On Thursday, FBI Director James B. Comey seemed to reject one popular proposal that has taken off online - to remove the phone's chip and make thousands of copies of the encrypted data on it. "I've heard that [method] a lot," Comey said at a news conference. "It doesn't work."
Officials say the latest solution being pursued is still aimed at finding a way to do what the government had asked Apple to do - stop the phone from automatically erasing its content after too many attempts at guessing the passcode.
But how the FBI hopes to accomplish this task remains a closely guarded secret - and the public may never know how the bureau cracked the phone, if its latest solution works.
Officials say the bureau is testing its new approach first on other devices to try to catch any errors that might end up erasing the data that investigators are trying to recover. "Caution is the rule of the land," said one official who spoke on the condition of anonymity to discuss the ongoing investigation.
The FBI expects to try the solution on the original phone possibly within the next few days, officials said. Until the results come in, the high-profile legal battle between the government and Apple - the one that was supposed to help establish how much technical help the government can force a company to provide in a major criminal investigation - will remain on hold.
The government was set on Tuesday to face off with attorneys for Apple in a Riverside, California, courthouse over whether the Justice Department could force the company to write the software that might help the FBI in its investigation of the Dec. 2 attack in San Bernardino, California, that killed 14 people.
But in a surprise move late Monday, the department said the hearing had been postponed to give the FBI time to test a method from an outside party. "We tried it on Sunday," Comey said Thursday. "It looked like it might work."
When asked whether the outside party helping the agency was a company that had worked with the FBI before, Comey said Thursday that "it is someone who came forward with an idea."
Prior to the FBI's announcement earlier this week that it may not need help from Apple, the agency was bombarded with suggestions.
The government tried everything it could think of and "asked everyone" it thought would be able to help before turning to the courts, Comey said.
Colleagues and even rivals in the close-knit group of security professionals specializing in "mobile forensics" have been furiously comparing notes on the costs, risks and merits of various techniques, sending tips to the government and debating the limitations of the agency's technical capabilities.
Mobile forensics has become a booming area now that smartphones of so many different types have proliferated. Within digital forensics, mobile is a more rarified speciality but one that is increasingly in demand as consumers move to smartphones. That market is worth over $2 billion, according to Transparency Market Research.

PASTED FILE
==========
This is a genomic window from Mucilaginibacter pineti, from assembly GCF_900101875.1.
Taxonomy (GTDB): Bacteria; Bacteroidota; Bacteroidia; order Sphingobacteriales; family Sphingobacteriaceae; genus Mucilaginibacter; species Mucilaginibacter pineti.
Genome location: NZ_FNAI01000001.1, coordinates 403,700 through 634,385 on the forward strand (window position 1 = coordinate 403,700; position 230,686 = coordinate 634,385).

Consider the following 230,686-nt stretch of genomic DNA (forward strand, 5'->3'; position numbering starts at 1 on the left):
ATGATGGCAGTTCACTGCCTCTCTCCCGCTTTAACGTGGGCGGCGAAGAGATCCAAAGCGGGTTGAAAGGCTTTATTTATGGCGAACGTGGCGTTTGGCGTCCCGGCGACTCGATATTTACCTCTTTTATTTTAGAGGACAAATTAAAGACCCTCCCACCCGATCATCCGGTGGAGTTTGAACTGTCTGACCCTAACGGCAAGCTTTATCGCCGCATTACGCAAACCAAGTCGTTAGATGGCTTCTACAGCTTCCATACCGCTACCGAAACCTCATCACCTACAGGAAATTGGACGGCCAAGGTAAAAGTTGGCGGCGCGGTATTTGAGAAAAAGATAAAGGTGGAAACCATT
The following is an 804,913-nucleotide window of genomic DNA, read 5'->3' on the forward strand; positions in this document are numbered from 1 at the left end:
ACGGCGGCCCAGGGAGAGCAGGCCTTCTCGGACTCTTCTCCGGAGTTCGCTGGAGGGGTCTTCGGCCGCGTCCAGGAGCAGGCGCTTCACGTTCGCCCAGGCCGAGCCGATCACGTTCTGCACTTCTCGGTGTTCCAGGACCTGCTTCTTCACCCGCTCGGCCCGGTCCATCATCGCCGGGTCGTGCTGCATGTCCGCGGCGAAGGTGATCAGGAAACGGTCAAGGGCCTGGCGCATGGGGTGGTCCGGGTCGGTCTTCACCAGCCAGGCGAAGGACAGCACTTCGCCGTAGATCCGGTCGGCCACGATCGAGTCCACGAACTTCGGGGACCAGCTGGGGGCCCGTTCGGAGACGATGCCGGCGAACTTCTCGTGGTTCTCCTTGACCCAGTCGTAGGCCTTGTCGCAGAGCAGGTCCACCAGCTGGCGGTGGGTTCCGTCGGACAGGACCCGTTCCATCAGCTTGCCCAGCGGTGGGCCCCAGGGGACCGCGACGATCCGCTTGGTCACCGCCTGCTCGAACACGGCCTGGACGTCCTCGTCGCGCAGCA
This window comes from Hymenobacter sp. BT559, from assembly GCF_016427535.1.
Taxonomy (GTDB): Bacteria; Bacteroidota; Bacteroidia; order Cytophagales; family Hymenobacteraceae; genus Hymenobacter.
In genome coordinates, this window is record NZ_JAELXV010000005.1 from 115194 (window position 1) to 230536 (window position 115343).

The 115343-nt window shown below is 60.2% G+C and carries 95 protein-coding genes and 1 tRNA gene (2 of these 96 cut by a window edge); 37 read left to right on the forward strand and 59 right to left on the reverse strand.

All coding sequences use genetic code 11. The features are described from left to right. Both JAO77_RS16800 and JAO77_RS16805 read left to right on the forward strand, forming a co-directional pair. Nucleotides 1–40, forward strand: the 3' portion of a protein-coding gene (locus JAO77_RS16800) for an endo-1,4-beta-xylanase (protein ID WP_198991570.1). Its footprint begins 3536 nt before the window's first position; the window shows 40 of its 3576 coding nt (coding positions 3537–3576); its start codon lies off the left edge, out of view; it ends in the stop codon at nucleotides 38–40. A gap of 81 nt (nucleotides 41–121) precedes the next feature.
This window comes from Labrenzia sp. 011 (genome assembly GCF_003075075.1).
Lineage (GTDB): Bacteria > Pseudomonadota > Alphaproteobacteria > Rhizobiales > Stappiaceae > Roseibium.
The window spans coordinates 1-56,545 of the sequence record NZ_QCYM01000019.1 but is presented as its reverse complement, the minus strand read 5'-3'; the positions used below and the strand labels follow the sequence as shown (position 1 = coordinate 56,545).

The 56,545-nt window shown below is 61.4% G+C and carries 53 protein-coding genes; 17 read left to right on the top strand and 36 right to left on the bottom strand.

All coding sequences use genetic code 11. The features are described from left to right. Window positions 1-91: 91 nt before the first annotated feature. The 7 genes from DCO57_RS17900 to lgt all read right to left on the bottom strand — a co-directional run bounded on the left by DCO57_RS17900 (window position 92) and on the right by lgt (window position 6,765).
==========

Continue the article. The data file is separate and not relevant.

One idea being passed around the security community was a technique that requires removing the phone's chip and making thousands of copies of the encrypted data on it. Once the data is copied, the chip is put back on the phone and specialists can attempt to guess the passcode. If they guessed incorrectly - they would have 10 attempts before the chip's data gets wiped - they would replace the data chip with one of the copies.
The bureau was aware of this method early on and concluded that it wouldn't work, for technical reasons, said an official familiar with the process. Technicians were concerned, for instance, that removing the memory chip, which is glued to the circuit board, would be difficult to do without damaging the data.
Paul Kocher, president of Cryptography Research, said that "it requires a nimble hand and it's a skill, but many people know how to do it." Still, he said, "if the FBI has a simpler method that works, then they should try that."
Critics have suggested the government misled the public about needing Apple's help to break into the iPhone used by Syed Rizwan Farook, one of the two San Bernardino shooters, if it had in fact found a potential solution. But Comey said that argument was "silly."
He said the global attention surrounding the case "has stimulated a marketplace of creative people to try to come up with ideas."
He also wrote a letter Wednesday responding to a Wall Street Journal editorial criticizing the government's handling of the case. "You are simply wrong to assert that the FBI and the Justice Department lied about our ability to access the San Bernardino killer's phone," Comey said.
During the news conference Wednesday, Comey said: "Lots of folks have come to us with potential ideas - it looks like we now have one that may work out. We're optimistic and we'll see." The government has until April 3 to tell the court whether it wants to proceed with its case against Apple.
© 2016 The Washington Post
(This story has not been edited by NDTV staff and is auto-generated from a syndicated feed.)
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